Given how the Knicks responded to the beat down they received from the Pacers in game one of the semi-finals, it made sense that they clawed their way back into the series by returning the favor in game two.
So when game three resulted in quite the feeble effort from New York, many expected them to come out raring to go. Unfortunately, only more of the weak play followed through game four.
Over the course of the Knicks 93-82 loss to the Pacers on Tuesday night, it was clear to see why New York should be at a loss for words at this point.
For the second straight game, the Knicks failed to get things going offensively. Despite scoring 24 points and grabbing 9 rebounds, Carmelo Anthony cannot do it all alone. As he winces through the pain and attempts to minimize his difficulty to play through a bevy of accumulated postseason bumps and bruises, the forward is by no means able to carry the Knicks all by himself. Frankly, he shouldn't have to. The Pacers' defense is too good to fall victim to such a method and let Anthony takeover games.
The Knicks have plenty of other offensive options capable of spreading Indiana's defensive attention, but the shots simply aren't falling. What's more, an array of Knickerbockers simply aren't displaying the same type of aggression they put forth earlier in the year. As they fail to make the Pacers pay, what does Indiana have to be afraid of?
J.R. Smith's offensive prowess checked out midway through the Knicks/Celtics series and has yet to return. Now scoreless through seven contests, Jason Kidd has been unable to help the Knicks spread the floor. As previously noted, Tyson Chandler's lack of aggression on both ends of the floor has set quite the feeble tone for his team.
Raymond Felton has been scoring the basketball quite efficiently, but even he has failed to attack the basket much against Indiana. Such an absence in his game plan is strange considering how well it suited the point guard against Boston.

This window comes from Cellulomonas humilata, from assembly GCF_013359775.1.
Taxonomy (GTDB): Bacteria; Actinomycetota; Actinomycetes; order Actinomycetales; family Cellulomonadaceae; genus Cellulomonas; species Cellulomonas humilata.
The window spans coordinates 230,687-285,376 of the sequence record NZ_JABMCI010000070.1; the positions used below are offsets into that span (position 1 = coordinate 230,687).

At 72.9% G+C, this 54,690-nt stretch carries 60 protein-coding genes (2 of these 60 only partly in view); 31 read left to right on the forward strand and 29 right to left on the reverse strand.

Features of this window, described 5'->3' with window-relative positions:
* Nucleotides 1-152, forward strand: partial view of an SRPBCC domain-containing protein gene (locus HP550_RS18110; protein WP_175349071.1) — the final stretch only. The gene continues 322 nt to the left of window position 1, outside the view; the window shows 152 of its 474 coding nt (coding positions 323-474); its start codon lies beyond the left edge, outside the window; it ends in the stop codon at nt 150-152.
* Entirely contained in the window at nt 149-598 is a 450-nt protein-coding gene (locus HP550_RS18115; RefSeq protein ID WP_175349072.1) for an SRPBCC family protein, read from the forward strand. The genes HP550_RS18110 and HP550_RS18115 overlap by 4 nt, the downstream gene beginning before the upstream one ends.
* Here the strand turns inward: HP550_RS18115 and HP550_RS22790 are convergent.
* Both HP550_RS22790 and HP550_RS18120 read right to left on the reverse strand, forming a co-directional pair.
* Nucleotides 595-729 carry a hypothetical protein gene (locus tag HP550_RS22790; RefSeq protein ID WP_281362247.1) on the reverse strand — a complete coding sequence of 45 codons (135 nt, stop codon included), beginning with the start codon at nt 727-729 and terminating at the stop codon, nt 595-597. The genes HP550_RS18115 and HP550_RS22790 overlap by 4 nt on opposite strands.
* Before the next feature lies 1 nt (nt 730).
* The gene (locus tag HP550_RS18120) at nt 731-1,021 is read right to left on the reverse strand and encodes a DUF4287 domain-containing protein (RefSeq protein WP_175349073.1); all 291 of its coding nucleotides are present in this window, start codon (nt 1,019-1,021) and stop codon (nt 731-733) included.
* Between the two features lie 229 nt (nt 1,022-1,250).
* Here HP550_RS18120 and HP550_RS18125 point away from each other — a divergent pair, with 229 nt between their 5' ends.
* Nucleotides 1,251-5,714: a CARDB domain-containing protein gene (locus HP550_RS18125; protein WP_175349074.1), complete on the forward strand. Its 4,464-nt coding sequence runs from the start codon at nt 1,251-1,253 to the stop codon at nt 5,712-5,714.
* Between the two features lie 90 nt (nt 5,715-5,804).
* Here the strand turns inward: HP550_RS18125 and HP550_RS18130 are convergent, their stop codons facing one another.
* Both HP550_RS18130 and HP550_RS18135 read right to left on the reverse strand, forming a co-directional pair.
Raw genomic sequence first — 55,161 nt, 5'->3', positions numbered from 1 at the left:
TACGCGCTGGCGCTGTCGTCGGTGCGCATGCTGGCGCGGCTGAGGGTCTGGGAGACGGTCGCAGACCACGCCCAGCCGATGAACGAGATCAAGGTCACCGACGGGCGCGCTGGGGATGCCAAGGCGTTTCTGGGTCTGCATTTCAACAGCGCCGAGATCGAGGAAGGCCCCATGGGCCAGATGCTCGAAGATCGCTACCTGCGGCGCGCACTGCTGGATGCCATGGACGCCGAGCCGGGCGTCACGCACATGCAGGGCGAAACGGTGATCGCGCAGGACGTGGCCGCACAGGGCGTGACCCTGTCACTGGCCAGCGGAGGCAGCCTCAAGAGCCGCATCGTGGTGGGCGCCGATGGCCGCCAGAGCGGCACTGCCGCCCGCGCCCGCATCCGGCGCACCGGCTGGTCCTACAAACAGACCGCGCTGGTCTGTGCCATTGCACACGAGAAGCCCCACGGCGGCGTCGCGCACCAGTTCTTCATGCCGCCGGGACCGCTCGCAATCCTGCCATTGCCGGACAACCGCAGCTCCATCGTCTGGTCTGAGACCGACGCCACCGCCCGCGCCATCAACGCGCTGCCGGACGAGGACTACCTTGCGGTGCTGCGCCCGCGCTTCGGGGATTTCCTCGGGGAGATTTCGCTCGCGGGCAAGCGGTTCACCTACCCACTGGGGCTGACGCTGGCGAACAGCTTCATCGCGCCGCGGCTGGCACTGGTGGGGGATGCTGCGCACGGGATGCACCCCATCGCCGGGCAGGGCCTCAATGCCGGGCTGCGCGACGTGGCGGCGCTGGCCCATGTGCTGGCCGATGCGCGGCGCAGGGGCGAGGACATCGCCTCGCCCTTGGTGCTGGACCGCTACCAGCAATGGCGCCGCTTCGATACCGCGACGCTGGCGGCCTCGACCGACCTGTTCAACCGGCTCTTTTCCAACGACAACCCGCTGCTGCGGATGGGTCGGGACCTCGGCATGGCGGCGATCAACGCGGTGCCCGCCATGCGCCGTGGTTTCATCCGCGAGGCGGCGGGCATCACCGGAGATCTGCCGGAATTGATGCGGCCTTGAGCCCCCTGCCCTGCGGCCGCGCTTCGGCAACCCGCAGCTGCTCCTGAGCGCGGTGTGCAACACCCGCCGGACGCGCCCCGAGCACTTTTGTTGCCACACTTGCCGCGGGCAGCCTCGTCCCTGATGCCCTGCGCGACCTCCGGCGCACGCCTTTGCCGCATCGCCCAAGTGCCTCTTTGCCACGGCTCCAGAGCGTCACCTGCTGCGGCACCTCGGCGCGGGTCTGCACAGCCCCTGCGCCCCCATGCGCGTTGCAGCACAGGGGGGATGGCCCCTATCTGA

As much as the handful of Knicks are struggling, it's up to Mike Woodson to make adjustments. With his team struggling in the playoffs, clearly their entire season is on the line. Is it a smart decision to play the waiting game and hope that the streaky Smith breaks out his slump? With Pablo Prigioni previously providing a massive spark in game two, is it worth sitting him all but four minutes in a contest in favor of Kidd?
When players like Smith and Kidd are hot, spacing them around the perimeter forces the Pacers' defense to stay honest and guard them (thus pulling other potential defenders away from Anthony). When neither player is a threat, however, Indiana is free to swarm Anthony as the sole offensive threat.
The value of having shooters surround Anthony on the court was proven in the minimal time Coach Woodson opted to play Chris Copeland and Steve Novak on the court. Each player knocked down an impressive bomb from long range. If Anthony is being double-teamed, either of those players stand to be left open. It's good strategy.
The only time Woodson opted to find out how effective that same strategy could really be, the game was out of reach. Playing each sharpshooter and watching them thrive in minimal minutes simply added insult to injury.
What's perhaps more frustrating than anything else, however, is how close both recent losses have been. The Pacers, too, have struggled offensively. All that's been needed from the Knicks has been a few defensive stops and a run here or there to swing the momentum. As poorly as New York continues to play, the games are still in reach.
But taking control requires potential adjustments. Should Coach Woodson opt to stand pat and allow his team to ride and/or die with the offense of players like Smith and Kidd, their postseason run will come to an end much quicker than anyone had expected.